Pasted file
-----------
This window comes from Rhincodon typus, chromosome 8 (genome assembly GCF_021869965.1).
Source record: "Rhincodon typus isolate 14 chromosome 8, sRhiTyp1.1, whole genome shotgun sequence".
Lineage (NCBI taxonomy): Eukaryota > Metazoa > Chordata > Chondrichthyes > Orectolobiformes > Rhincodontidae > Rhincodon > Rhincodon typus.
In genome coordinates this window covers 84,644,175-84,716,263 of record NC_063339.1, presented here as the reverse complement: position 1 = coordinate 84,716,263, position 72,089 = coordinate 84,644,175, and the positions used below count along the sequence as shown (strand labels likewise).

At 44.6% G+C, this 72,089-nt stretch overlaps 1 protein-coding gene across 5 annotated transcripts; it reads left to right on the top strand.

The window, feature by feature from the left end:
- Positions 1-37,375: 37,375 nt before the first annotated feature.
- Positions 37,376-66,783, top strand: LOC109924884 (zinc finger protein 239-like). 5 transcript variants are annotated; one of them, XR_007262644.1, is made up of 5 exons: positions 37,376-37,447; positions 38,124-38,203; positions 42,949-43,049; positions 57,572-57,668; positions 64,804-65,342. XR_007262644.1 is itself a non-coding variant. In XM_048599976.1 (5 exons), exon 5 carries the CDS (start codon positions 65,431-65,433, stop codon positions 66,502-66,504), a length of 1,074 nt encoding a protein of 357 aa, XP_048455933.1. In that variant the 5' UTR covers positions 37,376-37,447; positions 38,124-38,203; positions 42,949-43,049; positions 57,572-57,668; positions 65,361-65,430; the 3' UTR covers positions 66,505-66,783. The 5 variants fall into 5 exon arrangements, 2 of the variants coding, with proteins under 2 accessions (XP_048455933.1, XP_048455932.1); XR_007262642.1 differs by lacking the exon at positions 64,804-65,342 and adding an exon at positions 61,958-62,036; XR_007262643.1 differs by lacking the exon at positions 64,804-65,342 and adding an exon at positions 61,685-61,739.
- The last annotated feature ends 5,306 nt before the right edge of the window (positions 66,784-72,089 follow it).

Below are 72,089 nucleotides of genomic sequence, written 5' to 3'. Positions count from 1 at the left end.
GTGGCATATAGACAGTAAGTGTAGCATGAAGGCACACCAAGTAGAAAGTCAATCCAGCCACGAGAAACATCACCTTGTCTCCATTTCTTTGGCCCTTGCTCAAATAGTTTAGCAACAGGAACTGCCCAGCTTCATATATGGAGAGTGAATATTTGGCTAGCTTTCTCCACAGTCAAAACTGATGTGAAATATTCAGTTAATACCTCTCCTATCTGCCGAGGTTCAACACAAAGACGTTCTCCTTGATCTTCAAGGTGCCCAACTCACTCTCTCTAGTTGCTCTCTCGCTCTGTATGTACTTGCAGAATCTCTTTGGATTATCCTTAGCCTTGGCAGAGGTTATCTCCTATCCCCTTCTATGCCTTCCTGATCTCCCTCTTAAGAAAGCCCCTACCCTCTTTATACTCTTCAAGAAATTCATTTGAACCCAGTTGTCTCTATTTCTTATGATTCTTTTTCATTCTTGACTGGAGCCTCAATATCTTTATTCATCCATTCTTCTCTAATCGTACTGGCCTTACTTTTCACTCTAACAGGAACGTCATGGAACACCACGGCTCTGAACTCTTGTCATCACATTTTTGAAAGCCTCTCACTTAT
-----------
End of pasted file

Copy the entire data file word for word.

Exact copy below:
This window comes from Rhincodon typus, chromosome 8 (genome assembly GCF_021869965.1).
Source record: "Rhincodon typus isolate 14 chromosome 8, sRhiTyp1.1, whole genome shotgun sequence".
Lineage (NCBI taxonomy): Eukaryota > Metazoa > Chordata > Chondrichthyes > Orectolobiformes > Rhincodontidae > Rhincodon > Rhincodon typus.
In genome coordinates this window covers 84,644,175-84,716,263 of record NC_063339.1, presented here as the reverse complement: position 1 = coordinate 84,716,263, position 72,089 = coordinate 84,644,175, and the positions used below count along the sequence as shown (strand labels likewise).

At 44.6% G+C, this 72,089-nt stretch overlaps 1 protein-coding gene across 5 annotated transcripts; it reads left to right on the top strand.

The window, feature by feature from the left end:
- Positions 1-37,375: 37,375 nt before the first annotated feature.
- Positions 37,376-66,783, top strand: LOC109924884 (zinc finger protein 239-like). 5 transcript variants are annotated; one of them, XR_007262644.1, is made up of 5 exons: positions 37,376-37,447; positions 38,124-38,203; positions 42,949-43,049; positions 57,572-57,668; positions 64,804-65,342. XR_007262644.1 is itself a non-coding variant. In XM_048599976.1 (5 exons), exon 5 carries the CDS (start codon positions 65,431-65,433, stop codon positions 66,502-66,504), a length of 1,074 nt encoding a protein of 357 aa, XP_048455933.1. In that variant the 5' UTR covers positions 37,376-37,447; positions 38,124-38,203; positions 42,949-43,049; positions 57,572-57,668; positions 65,361-65,430; the 3' UTR covers positions 66,505-66,783. The 5 variants fall into 5 exon arrangements, 2 of the variants coding, with proteins under 2 accessions (XP_048455933.1, XP_048455932.1); XR_007262642.1 differs by lacking the exon at positions 64,804-65,342 and adding an exon at positions 61,958-62,036; XR_007262643.1 differs by lacking the exon at positions 64,804-65,342 and adding an exon at positions 61,685-61,739.
- The last annotated feature ends 5,306 nt before the right edge of the window (positions 66,784-72,089 follow it).

Below are 72,089 nucleotides of genomic sequence, written 5' to 3'. Positions count from 1 at the left end.
GTGGCATATAGACAGTAAGTGTAGCATGAAGGCACACCAAGTAGAAAGTCAATCCAGCCACGAGAAACATCACCTTGTCTCCATTTCTTTGGCCCTTGCTCAAATAGTTTAGCAACAGGAACTGCCCAGCTTCATATATGGAGAGTGAATATTTGGCTAGCTTTCTCCACAGTCAAAACTGATGTGAAATATTCAGTTAATACCTCTCCTATCTGCCGAGGTTCAACACAAAGACGTTCTCCTTGATCTTCAAGGTGCCCAACTCACTCTCTCTAGTTGCTCTCTCGCTCTGTATGTACTTGCAGAATCTCTTTGGATTATCCTTAGCCTTGGCAGAGGTTATCTCCTATCCCCTTCTATGCCTTCCTGATCTCCCTCTTAAGAAAGCCCCTACCCTCTTTATACTCTTCAAGAAATTCATTTGAACCCAGTTGTCTCTATTTCTTATGATTCTTTTTCATTCTTGACTGGAGCCTCAATATCTTTATTCATCCATTCTTCTCTAATCGTACTGGCCTTACTTTTCACTCTAACAGGAACGTCATGGAACACCACGGCTCTGAACTCTTGTCATCACATTTTTGAAAGCCTCTCACTTAT